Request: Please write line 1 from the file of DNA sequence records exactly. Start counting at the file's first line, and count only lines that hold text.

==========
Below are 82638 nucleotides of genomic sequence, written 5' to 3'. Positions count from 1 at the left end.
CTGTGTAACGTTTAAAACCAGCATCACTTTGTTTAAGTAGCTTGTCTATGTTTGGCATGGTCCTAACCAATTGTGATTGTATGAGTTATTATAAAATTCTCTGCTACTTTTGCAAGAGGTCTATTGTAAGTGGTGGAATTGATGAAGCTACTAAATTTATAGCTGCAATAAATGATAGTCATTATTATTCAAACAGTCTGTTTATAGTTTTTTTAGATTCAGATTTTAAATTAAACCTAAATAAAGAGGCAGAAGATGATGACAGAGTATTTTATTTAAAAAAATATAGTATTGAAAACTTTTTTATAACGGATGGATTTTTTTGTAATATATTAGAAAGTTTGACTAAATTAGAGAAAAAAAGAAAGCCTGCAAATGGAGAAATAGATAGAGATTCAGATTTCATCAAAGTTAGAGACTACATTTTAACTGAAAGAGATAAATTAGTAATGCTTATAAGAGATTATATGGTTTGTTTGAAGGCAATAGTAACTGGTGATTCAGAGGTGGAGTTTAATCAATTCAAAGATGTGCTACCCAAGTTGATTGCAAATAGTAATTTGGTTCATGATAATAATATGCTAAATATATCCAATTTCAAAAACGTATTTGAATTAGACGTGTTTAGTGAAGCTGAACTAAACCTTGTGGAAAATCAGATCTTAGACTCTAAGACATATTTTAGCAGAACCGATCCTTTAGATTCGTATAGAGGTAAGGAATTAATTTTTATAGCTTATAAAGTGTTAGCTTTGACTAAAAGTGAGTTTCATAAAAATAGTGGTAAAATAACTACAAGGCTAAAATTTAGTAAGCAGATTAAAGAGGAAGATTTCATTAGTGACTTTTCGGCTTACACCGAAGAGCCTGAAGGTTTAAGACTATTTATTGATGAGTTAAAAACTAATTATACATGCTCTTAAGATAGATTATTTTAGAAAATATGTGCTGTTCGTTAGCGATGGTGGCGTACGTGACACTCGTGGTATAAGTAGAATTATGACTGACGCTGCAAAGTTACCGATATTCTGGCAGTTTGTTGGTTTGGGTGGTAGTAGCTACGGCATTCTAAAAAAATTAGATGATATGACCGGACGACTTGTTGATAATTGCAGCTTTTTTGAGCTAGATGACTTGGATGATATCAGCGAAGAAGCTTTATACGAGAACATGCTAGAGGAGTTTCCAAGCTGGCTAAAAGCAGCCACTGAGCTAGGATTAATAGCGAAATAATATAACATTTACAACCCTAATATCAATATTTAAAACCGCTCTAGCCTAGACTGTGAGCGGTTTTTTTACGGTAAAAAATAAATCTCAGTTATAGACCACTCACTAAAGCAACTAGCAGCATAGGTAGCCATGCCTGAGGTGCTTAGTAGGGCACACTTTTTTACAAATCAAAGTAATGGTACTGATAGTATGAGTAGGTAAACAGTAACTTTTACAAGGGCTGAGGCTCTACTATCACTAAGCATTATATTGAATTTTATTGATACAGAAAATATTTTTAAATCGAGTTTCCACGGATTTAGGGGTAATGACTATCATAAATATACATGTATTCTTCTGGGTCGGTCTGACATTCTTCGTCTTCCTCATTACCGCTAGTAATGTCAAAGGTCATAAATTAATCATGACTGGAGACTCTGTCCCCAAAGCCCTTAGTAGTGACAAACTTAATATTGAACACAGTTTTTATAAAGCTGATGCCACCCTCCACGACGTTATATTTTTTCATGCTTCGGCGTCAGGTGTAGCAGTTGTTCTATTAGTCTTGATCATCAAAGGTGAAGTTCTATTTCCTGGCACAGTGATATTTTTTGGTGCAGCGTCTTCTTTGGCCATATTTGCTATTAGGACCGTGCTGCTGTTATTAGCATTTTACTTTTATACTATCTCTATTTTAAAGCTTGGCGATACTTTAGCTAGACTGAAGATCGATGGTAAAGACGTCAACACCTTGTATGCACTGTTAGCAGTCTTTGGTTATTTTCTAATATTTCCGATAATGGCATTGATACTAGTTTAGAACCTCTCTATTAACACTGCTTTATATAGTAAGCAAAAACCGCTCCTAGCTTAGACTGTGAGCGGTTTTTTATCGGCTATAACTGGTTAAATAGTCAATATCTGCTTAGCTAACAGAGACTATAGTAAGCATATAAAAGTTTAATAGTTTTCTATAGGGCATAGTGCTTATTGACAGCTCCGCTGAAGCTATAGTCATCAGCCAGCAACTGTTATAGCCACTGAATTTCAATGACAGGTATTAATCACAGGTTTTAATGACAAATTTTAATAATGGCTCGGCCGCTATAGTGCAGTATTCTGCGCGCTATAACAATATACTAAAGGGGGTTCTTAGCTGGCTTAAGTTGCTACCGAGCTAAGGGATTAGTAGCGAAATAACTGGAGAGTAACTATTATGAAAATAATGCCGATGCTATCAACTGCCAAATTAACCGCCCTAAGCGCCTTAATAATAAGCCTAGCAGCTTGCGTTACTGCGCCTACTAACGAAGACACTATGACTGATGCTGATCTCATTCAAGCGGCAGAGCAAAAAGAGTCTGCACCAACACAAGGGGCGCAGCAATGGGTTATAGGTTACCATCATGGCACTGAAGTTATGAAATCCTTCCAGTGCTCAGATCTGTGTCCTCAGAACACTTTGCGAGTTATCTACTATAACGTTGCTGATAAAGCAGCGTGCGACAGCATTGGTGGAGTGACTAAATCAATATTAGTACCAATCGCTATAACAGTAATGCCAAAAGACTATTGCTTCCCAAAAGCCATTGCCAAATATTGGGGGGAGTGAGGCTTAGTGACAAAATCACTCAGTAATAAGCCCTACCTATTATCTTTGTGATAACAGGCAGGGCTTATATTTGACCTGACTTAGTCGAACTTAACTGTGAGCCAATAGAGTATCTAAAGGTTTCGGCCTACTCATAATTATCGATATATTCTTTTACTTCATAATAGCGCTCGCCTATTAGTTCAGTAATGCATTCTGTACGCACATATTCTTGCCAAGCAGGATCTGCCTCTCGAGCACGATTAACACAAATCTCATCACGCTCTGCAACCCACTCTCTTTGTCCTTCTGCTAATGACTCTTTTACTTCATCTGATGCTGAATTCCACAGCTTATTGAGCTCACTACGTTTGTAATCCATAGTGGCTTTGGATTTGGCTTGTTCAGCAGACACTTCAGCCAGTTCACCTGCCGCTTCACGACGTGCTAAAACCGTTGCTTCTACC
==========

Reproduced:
Below are 82638 nucleotides of genomic sequence, written 5' to 3'. Positions count from 1 at the left end.